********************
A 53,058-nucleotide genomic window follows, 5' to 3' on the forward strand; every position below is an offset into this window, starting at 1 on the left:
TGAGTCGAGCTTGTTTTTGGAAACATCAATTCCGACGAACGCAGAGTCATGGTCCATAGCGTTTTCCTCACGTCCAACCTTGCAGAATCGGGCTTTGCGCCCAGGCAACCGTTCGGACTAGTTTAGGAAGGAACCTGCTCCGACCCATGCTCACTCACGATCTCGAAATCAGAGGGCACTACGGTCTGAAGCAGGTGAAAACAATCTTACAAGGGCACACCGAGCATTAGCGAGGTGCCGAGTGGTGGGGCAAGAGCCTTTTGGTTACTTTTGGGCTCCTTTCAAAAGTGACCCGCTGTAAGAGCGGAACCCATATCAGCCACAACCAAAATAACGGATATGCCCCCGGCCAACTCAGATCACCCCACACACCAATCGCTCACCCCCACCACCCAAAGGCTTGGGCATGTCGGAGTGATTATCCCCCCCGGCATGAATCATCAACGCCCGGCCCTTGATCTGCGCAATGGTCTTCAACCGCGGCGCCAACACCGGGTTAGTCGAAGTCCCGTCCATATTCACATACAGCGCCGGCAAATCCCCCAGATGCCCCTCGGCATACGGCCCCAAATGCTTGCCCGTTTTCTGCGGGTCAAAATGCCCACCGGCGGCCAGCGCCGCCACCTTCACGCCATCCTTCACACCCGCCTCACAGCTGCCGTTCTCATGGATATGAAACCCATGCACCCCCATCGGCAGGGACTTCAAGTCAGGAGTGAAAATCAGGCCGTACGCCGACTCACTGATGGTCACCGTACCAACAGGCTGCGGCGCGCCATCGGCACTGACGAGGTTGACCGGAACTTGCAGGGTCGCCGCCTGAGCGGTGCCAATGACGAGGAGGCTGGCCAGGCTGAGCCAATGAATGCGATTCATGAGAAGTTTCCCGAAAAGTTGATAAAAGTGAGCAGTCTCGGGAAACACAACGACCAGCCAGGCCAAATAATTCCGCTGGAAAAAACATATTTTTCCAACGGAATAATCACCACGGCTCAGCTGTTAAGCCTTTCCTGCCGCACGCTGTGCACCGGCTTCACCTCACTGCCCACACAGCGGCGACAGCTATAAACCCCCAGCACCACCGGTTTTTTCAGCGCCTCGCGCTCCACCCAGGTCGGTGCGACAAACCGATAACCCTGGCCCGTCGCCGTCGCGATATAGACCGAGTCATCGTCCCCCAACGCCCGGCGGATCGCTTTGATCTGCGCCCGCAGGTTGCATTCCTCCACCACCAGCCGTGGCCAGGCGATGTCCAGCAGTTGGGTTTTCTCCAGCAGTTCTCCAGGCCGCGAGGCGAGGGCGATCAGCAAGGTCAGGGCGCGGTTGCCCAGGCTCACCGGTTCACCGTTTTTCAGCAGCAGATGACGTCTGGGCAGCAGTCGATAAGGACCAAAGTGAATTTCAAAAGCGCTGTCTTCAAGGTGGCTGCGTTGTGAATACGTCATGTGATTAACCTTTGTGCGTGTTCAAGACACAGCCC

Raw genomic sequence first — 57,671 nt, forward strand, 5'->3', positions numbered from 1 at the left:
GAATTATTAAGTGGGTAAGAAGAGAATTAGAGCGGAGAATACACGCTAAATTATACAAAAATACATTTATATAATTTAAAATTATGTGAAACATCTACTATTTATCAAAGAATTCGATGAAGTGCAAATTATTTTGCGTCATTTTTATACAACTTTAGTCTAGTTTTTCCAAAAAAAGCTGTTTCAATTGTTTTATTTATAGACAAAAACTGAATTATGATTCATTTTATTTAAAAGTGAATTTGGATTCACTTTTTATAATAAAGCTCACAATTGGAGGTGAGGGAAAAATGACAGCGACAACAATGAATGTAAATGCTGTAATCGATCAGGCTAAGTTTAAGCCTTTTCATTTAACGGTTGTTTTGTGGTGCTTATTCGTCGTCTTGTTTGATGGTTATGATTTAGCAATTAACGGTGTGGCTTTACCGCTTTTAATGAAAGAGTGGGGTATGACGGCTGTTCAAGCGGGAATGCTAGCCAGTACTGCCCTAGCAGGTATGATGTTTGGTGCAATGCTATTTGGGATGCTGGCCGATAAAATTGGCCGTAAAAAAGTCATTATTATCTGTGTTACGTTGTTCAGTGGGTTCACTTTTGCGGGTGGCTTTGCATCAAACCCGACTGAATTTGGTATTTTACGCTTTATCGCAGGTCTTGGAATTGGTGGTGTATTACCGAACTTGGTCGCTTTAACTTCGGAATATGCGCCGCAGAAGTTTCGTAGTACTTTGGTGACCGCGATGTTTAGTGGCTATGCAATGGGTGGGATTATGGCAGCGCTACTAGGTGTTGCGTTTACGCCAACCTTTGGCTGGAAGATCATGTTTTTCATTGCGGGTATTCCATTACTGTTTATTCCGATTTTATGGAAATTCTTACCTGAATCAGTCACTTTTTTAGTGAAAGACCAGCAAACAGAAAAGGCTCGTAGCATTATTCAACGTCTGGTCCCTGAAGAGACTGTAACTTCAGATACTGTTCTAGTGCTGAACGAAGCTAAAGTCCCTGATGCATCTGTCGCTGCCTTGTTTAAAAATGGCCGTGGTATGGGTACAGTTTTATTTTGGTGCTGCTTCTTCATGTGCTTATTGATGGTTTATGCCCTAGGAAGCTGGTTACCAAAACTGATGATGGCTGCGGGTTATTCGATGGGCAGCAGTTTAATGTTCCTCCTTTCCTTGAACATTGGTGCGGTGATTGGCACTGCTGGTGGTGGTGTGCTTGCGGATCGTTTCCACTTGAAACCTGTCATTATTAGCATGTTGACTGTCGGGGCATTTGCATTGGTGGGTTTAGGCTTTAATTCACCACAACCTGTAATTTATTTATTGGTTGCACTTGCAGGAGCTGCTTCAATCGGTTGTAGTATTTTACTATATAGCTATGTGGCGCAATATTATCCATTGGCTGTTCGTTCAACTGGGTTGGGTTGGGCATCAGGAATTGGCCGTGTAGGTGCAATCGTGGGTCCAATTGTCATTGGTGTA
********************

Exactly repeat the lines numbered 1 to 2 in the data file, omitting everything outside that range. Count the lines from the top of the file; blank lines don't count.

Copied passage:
A 53,058-nucleotide genomic window follows, 5' to 3' on the forward strand; every position below is an offset into this window, starting at 1 on the left:
TGAGTCGAGCTTGTTTTTGGAAACATCAATTCCGACGAACGCAGAGTCATGGTCCATAGCGTTTTCCTCACGTCCAACCTTGCAGAATCGGGCTTTGCGCCCAGGCAACCGTTCGGACTAGTTTAGGAAGGAACCTGCTCCGACCCATGCTCACTCACGATCTCGAAATCAGAGGGCACTACGGTCTGAAGCAGGTGAAAACAATCTTACAAGGGCACACCGAGCATTAGCGAGGTGCCGAGTGGTGGGGCAAGAGCCTTTTGGTTACTTTTGGGCTCCTTTCAAAAGTGACCCGCTGTAAGAGCGGAACCCATATCAGCCACAACCAAAATAACGGATATGCCCCCGGCCAACTCAGATCACCCCACACACCAATCGCTCACCCCCACCACCCAAAGGCTTGGGCATGTCGGAGTGATTATCCCCCCCGGCATGAATCATCAACGCCCGGCCCTTGATCTGCGCAATGGTCTTCAACCGCGGCGCCAACACCGGGTTAGTCGAAGTCCCGTCCATATTCACATACAGCGCCGGCAAATCCCCCAGATGCCCCTCGGCATACGGCCCCAAATGCTTGCCCGTTTTCTGCGGGTCAAAATGCCCACCGGCGGCCAGCGCCGCCACCTTCACGCCATCCTTCACACCCGCCTCACAGCTGCCGTTCTCATGGATATGAAACCCATGCACCCCCATCGGCAGGGACTTCAAGTCAGGAGTGAAAATCAGGCCGTACGCCGACTCACTGATGGTCACCGTACCAACAGGCTGCGGCGCGCCATCGGCACTGACGAGGTTGACCGGAACTTGCAGGGTCGCCGCCTGAGCGGTGCCAATGACGAGGAGGCTGGCCAGGCTGAGCCAATGAATGCGATTCATGAGAAGTTTCCCGAAAAGTTGATAAAAGTGAGCAGTCTCGGGAAACACAACGACCAGCCAGGCCAAATAATTCCGCTGGAAAAAACATATTTTTCCAACGGAATAATCACCACGGCTCAGCTGTTAAGCCTTTCCTGCCGCACGCTGTGCACCGGCTTCACCTCACTGCCCACACAGCGGCGACAGCTATAAACCCCCAGCACCACCGGTTTTTTCAGCGCCTCGCGCTCCACCCAGGTCGGTGCGACAAACCGATAACCCTGGCCCGTCGCCGTCGCGATATAGACCGAGTCATCGTCCCCCAACGCCCGGCGGATCGCTTTGATCTGCGCCCGCAGGTTGCATTCCTCCACCACCAGCCGTGGCCAGGCGATGTCCAGCAGTTGGGTTTTCTCCAGCAGTTCTCCAGGCCGCGAGGCGAGGGCGATCAGCAAGGTCAGGGCGCGGTTGCCCAGGCTCACCGGTTCACCGTTTTTCAGCAGCAGATGACGTCTGGGCAGCAGTCGATAAGGACCAAAGTGAATTTCAAAAGCGCTGTCTTCAAGGTGGCTGCGTTGTGAATACGTCATGTGATTAACCTTTGTGCGTGTTCAAGACACAGCCC